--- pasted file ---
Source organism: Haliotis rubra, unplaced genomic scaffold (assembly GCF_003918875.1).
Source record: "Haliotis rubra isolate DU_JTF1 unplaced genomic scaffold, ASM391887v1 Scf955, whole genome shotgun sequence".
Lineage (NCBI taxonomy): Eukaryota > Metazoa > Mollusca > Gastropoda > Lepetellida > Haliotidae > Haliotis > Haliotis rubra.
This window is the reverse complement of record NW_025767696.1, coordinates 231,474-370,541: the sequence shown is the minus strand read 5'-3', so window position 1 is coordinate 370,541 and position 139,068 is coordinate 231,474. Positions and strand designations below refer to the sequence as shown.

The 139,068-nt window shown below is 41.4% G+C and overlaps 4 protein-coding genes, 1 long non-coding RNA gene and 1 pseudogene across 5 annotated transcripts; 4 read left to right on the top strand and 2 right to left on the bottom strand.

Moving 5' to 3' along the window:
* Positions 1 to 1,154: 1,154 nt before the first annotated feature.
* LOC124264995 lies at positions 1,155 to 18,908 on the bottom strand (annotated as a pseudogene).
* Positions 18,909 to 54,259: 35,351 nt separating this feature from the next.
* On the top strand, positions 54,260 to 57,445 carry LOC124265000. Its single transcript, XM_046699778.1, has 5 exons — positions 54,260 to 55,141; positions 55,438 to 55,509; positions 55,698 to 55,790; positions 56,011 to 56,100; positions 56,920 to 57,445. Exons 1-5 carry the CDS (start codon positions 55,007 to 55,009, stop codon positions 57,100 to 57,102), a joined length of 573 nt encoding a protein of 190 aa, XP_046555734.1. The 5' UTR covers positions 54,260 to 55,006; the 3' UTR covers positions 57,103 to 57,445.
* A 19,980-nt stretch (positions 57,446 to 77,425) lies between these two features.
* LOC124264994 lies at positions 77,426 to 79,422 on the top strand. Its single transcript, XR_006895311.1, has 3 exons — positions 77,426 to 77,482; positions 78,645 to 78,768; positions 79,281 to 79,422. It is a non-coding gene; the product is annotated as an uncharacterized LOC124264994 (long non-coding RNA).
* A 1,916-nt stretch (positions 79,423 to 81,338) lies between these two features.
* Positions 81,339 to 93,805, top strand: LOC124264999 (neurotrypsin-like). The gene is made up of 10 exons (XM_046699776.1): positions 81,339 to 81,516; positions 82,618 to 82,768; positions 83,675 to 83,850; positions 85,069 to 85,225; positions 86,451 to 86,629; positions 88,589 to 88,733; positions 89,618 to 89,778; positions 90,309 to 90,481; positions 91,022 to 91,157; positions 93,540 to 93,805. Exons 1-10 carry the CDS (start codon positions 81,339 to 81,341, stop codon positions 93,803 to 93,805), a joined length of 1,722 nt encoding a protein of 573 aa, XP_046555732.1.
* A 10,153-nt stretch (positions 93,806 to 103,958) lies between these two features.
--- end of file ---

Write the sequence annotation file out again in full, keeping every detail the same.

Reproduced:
Source organism: Haliotis rubra, unplaced genomic scaffold (assembly GCF_003918875.1).
Source record: "Haliotis rubra isolate DU_JTF1 unplaced genomic scaffold, ASM391887v1 Scf955, whole genome shotgun sequence".
Lineage (NCBI taxonomy): Eukaryota > Metazoa > Mollusca > Gastropoda > Lepetellida > Haliotidae > Haliotis > Haliotis rubra.
This window is the reverse complement of record NW_025767696.1, coordinates 231,474-370,541: the sequence shown is the minus strand read 5'-3', so window position 1 is coordinate 370,541 and position 139,068 is coordinate 231,474. Positions and strand designations below refer to the sequence as shown.

The 139,068-nt window shown below is 41.4% G+C and overlaps 4 protein-coding genes, 1 long non-coding RNA gene and 1 pseudogene across 5 annotated transcripts; 4 read left to right on the top strand and 2 right to left on the bottom strand.

Moving 5' to 3' along the window:
* Positions 1 to 1,154: 1,154 nt before the first annotated feature.
* LOC124264995 lies at positions 1,155 to 18,908 on the bottom strand (annotated as a pseudogene).
* Positions 18,909 to 54,259: 35,351 nt separating this feature from the next.
* On the top strand, positions 54,260 to 57,445 carry LOC124265000. Its single transcript, XM_046699778.1, has 5 exons — positions 54,260 to 55,141; positions 55,438 to 55,509; positions 55,698 to 55,790; positions 56,011 to 56,100; positions 56,920 to 57,445. Exons 1-5 carry the CDS (start codon positions 55,007 to 55,009, stop codon positions 57,100 to 57,102), a joined length of 573 nt encoding a protein of 190 aa, XP_046555734.1. The 5' UTR covers positions 54,260 to 55,006; the 3' UTR covers positions 57,103 to 57,445.
* A 19,980-nt stretch (positions 57,446 to 77,425) lies between these two features.
* LOC124264994 lies at positions 77,426 to 79,422 on the top strand. Its single transcript, XR_006895311.1, has 3 exons — positions 77,426 to 77,482; positions 78,645 to 78,768; positions 79,281 to 79,422. It is a non-coding gene; the product is annotated as an uncharacterized LOC124264994 (long non-coding RNA).
* A 1,916-nt stretch (positions 79,423 to 81,338) lies between these two features.
* Positions 81,339 to 93,805, top strand: LOC124264999 (neurotrypsin-like). The gene is made up of 10 exons (XM_046699776.1): positions 81,339 to 81,516; positions 82,618 to 82,768; positions 83,675 to 83,850; positions 85,069 to 85,225; positions 86,451 to 86,629; positions 88,589 to 88,733; positions 89,618 to 89,778; positions 90,309 to 90,481; positions 91,022 to 91,157; positions 93,540 to 93,805. Exons 1-10 carry the CDS (start codon positions 81,339 to 81,341, stop codon positions 93,803 to 93,805), a joined length of 1,722 nt encoding a protein of 573 aa, XP_046555732.1.
* A 10,153-nt stretch (positions 93,806 to 103,958) lies between these two features.